How do archaeological ruins get buried?

At this moment a construction crew is in the process of excavating the foundation for a new apartment building across from my house. In the process, they have uncovered a lot of Roman ruins (this is pretty common where I am in Switzerland), which then has turned the build site into an archaeological dig for the last several months. It’s very cool to watch and see what they find. So far it’s just the usual stuff: bits of stone wall, miscellanous pieces of red brick, remnants of fire pits, etc.

Most of this stuff seems to be appearing about 2-3 meters below the surface. I have always wondered how these ruins end up underground. In particular,

  1. what natural processes are responsible for putting 2-3 meters of organic matter on the objects in question? I have a few ideas but am not certain, and

  2. what are the socioeconomic phenomena that allow the ruins to remain untouched for long enough for them to get buried? I mean, a few abandoned stone walls for retaining livestock I can maybe understand, but how does one ignore an entire ampitheatre for 2000 years?

any archaeologists out there?

I’d guess that after a natural disaster such as a mudslide or an earthquake in which most sructures are destroyed/lost, the people living there just build over the ruins and continue on with life.

Is it possible that some structures are always known to the people living in the area and are visited thus keeping everything from being buried (Stonehenge) and that ‘lost’ towns/cities just get buried naturally…?

Cecil knows the answer.

thanks jovan. I had tried searching the SD archives under ‘archaeology’, but not, unfortunately, ‘archaeological’…

An interesting answer. I hadn’t thought of the accumulating trash angle.

Robert - I’m a professional archaeologist, who specializes in exactly what you are talking about. I work for a large firm in Boston Massachusetts and my area of expertise is excavating industrial sites where human and archaeological remains are found. What area of Swiss are you in. I may be able to tell you quite a bit about the dig, through our network. I am also open to any Q’s you may have. I’ll write a reply to your Q’s, in a second post…so if you have any further Q’s let me know…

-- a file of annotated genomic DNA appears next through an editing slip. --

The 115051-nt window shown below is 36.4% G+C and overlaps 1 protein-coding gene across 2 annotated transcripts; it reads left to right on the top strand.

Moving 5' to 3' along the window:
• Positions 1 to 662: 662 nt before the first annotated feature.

Land slides, volcanic eruptions, desert shift, desertification, inhabitants didn’t like their first mud home so they tore it down and built a second one in the same location because they liked the view. A river shifted and covered a settlement, then shifted again and I discovered their midden (trash area) when excavating for a new walmart.
In a settlement you have to account for much the same things we do now. Where to put the waste and where to put the trash. Manytimes that was in puts specially designed for that purpose. And when a pit got too full they would fill it in and move a home, and sometimes an entire settlement around where they were putting their trash. It is a little more complicated than that, but in a nutshell, those are major factors.

Well, as per the amphitheater - that does not usually happen. But let’s take something well known such as a Mayan Temple. First of all, it was built in the middle of a forest, and not just any forest, a rain forest. Therefore things grow very quickly, including concealment vines and the like. And a new theory recently surfacing was that the ancients actually let the vines and such grow on the temples to give them a bit of concealment from outside intruders, mainly post conquistadores. But there are a variety of reasons for consealment of settlements, and I’ll direct you to the above info for some of them.

IANAA, but this is what I have observed:

When I lived in the desert, I noticed that sand tended to accumulate around unattended structures. A house that is unoccupied for a long time will eventually fall down. (There are a lot of old “shells” still standing, but they’re not going to last 1,000 years.) Once they fall, they’ll get filled with blowing sand and vegetation will start to grow on them. Over time, they will be buried and appear to be just a bump in the desert floor.